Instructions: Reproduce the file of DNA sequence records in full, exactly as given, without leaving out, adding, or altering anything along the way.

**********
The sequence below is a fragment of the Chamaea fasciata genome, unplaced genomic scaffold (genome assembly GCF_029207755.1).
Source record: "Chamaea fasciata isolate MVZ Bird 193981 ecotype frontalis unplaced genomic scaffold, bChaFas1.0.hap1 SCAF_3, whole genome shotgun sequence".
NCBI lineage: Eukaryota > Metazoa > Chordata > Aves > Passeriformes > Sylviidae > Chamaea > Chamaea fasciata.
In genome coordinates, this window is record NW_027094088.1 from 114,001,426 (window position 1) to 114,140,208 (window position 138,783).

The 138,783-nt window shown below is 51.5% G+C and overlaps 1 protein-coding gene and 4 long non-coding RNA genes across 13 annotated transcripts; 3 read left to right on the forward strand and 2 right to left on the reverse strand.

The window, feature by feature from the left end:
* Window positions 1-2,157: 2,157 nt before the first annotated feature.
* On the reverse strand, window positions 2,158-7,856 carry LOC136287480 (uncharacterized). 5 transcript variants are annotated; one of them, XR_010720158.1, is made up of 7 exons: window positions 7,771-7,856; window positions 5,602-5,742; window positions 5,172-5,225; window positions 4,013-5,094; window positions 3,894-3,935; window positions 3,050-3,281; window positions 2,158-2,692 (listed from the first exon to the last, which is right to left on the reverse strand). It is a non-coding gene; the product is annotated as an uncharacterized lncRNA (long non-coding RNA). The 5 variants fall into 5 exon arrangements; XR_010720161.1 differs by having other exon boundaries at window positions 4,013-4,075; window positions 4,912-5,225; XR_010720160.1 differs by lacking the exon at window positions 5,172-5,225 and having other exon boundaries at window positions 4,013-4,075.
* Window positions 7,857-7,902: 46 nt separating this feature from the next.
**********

The sequence below is a fragment of the Chamaea fasciata genome, unplaced genomic scaffold (genome assembly GCF_029207755.1).
Source record: "Chamaea fasciata isolate MVZ Bird 193981 ecotype frontalis unplaced genomic scaffold, bChaFas1.0.hap1 SCAF_3, whole genome shotgun sequence".
NCBI lineage: Eukaryota > Metazoa > Chordata > Aves > Passeriformes > Sylviidae > Chamaea > Chamaea fasciata.
In genome coordinates, this window is record NW_027094088.1 from 114,001,426 (window position 1) to 114,140,208 (window position 138,783).

The 138,783-nt window shown below is 51.5% G+C and overlaps 1 protein-coding gene and 4 long non-coding RNA genes across 13 annotated transcripts; 3 read left to right on the forward strand and 2 right to left on the reverse strand.

The window, feature by feature from the left end:
* Window positions 1-2,157: 2,157 nt before the first annotated feature.
* On the reverse strand, window positions 2,158-7,856 carry LOC136287480 (uncharacterized). 5 transcript variants are annotated; one of them, XR_010720158.1, is made up of 7 exons: window positions 7,771-7,856; window positions 5,602-5,742; window positions 5,172-5,225; window positions 4,013-5,094; window positions 3,894-3,935; window positions 3,050-3,281; window positions 2,158-2,692 (listed from the first exon to the last, which is right to left on the reverse strand). It is a non-coding gene; the product is annotated as an uncharacterized lncRNA (long non-coding RNA). The 5 variants fall into 5 exon arrangements; XR_010720161.1 differs by having other exon boundaries at window positions 4,013-4,075; window positions 4,912-5,225; XR_010720160.1 differs by lacking the exon at window positions 5,172-5,225 and having other exon boundaries at window positions 4,013-4,075.
* Window positions 7,857-7,902: 46 nt separating this feature from the next.